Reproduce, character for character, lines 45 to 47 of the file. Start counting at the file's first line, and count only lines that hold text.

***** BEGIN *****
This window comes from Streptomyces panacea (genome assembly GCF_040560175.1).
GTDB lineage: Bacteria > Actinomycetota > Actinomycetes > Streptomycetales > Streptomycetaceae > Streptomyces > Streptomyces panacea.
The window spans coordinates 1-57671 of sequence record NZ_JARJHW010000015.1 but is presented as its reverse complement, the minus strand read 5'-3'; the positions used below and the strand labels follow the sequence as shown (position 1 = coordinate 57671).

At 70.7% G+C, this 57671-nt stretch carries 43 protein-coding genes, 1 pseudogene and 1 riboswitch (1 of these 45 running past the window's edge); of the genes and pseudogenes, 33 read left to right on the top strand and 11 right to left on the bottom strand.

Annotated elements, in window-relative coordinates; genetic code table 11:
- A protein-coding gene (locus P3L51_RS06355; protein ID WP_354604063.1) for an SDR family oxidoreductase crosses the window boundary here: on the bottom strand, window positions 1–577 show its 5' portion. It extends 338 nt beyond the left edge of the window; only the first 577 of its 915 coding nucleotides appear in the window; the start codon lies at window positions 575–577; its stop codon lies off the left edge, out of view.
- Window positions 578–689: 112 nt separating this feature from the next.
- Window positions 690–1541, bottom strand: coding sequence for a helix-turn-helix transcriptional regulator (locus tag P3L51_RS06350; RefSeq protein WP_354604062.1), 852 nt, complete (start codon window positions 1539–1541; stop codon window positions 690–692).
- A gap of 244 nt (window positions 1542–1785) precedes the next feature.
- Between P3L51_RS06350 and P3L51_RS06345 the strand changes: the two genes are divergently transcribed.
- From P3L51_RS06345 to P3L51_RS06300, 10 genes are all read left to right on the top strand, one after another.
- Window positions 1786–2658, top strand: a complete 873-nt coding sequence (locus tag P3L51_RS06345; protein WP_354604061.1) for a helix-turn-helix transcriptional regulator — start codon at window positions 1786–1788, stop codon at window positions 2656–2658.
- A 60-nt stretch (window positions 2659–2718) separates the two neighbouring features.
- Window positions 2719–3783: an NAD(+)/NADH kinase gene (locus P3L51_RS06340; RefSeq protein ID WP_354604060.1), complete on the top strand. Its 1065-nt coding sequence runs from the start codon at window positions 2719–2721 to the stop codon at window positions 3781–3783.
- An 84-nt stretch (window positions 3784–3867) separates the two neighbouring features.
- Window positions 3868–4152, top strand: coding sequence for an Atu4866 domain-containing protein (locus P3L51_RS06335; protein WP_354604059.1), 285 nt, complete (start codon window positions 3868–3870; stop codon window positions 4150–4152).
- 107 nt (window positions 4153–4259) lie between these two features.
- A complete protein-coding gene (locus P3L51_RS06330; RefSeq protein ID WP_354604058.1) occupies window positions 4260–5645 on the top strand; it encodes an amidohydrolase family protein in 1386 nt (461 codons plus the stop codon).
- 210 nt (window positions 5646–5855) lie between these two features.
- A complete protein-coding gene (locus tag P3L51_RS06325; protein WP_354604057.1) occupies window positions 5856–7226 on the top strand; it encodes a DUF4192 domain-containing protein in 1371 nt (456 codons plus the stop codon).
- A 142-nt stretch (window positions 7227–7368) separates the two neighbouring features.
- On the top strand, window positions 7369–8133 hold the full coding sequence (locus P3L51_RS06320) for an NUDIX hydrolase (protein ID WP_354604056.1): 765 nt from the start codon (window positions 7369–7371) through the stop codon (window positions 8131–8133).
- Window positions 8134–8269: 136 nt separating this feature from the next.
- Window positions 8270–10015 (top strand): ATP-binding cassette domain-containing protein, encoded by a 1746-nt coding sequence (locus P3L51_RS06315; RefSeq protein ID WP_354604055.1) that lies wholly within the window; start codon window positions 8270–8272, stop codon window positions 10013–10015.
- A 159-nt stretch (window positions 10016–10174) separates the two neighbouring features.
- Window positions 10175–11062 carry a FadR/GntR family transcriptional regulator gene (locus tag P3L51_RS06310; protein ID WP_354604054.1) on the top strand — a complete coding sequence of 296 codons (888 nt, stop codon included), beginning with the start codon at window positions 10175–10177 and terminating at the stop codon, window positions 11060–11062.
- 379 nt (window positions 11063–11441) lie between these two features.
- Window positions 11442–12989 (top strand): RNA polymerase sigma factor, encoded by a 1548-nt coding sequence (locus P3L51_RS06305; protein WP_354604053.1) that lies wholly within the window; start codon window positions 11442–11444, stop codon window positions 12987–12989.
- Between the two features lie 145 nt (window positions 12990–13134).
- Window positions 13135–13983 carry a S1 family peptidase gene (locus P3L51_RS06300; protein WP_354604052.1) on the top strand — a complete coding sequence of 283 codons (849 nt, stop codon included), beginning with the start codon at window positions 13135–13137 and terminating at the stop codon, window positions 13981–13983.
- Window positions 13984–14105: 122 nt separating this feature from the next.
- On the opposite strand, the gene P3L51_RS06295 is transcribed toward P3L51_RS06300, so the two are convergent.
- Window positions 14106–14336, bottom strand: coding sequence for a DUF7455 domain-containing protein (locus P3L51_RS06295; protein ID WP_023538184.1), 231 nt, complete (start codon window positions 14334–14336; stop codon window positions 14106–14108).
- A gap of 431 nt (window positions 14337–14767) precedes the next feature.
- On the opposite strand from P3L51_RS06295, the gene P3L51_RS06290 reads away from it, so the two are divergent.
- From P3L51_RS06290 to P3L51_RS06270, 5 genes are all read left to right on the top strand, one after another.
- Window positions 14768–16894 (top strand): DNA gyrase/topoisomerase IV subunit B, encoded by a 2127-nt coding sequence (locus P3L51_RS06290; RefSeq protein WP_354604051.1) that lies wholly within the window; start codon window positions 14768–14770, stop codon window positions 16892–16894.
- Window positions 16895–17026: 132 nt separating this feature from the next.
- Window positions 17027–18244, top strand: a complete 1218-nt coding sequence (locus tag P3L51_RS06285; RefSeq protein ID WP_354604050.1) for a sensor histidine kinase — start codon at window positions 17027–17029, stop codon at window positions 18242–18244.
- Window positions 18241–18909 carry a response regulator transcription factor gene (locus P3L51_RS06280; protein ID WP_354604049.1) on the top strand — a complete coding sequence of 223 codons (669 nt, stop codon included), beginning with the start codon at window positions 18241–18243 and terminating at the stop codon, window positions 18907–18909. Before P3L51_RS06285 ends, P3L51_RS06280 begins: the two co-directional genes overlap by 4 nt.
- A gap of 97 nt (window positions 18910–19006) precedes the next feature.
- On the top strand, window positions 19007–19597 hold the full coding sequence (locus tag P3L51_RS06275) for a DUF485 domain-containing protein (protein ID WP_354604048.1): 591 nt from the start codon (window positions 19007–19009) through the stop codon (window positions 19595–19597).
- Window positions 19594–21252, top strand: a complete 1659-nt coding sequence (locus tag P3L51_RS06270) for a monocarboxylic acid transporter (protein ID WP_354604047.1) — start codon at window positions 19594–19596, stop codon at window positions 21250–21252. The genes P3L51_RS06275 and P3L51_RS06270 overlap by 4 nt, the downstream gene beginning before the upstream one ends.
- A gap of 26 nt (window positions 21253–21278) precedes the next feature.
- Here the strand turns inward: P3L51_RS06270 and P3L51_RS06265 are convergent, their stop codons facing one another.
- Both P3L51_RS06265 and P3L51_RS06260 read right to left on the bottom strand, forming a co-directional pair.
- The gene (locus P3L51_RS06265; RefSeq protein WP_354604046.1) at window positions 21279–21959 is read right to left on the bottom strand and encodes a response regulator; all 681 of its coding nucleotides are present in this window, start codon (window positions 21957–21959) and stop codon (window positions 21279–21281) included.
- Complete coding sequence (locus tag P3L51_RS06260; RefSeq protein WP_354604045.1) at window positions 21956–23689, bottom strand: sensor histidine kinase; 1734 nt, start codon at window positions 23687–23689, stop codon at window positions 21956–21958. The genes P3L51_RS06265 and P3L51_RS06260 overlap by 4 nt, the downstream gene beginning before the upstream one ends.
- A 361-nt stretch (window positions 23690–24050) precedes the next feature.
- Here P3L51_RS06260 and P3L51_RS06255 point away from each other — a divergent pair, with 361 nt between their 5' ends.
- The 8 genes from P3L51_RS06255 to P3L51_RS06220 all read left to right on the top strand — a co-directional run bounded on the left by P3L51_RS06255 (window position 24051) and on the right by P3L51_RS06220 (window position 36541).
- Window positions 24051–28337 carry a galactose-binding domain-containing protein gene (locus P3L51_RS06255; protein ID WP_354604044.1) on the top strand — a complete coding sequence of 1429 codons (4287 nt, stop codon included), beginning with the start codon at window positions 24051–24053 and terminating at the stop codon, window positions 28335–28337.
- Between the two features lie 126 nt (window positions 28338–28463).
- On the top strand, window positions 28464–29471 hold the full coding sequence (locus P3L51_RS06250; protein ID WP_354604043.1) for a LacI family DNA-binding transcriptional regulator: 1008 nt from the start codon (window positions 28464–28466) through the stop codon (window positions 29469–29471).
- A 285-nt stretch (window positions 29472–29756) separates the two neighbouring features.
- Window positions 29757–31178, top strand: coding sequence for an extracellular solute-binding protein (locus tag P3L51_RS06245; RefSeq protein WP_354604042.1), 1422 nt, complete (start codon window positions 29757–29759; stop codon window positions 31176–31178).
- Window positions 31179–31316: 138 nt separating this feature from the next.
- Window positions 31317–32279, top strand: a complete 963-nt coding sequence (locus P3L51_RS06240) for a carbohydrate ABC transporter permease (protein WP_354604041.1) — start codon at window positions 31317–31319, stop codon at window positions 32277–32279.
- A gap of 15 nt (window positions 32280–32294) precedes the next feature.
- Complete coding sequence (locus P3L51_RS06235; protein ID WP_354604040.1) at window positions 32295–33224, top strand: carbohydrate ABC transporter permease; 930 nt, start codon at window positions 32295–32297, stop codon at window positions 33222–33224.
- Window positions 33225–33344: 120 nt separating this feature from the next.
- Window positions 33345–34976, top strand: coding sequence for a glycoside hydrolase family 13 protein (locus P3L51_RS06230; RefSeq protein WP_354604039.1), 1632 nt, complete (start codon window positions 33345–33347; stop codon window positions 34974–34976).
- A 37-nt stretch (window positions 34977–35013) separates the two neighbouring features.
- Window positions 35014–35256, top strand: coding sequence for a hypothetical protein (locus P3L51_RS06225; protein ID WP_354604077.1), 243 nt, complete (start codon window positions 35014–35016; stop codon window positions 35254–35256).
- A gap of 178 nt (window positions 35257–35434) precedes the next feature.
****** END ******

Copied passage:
- Here the strand turns inward: P3L51_RS06270 and P3L51_RS06265 are convergent, their stop codons facing one another.
- Both P3L51_RS06265 and P3L51_RS06260 read right to left on the bottom strand, forming a co-directional pair.
- The gene (locus P3L51_RS06265; RefSeq protein WP_354604046.1) at window positions 21279–21959 is read right to left on the bottom strand and encodes a response regulator; all 681 of its coding nucleotides are present in this window, start codon (window positions 21957–21959) and stop codon (window positions 21279–21281) included.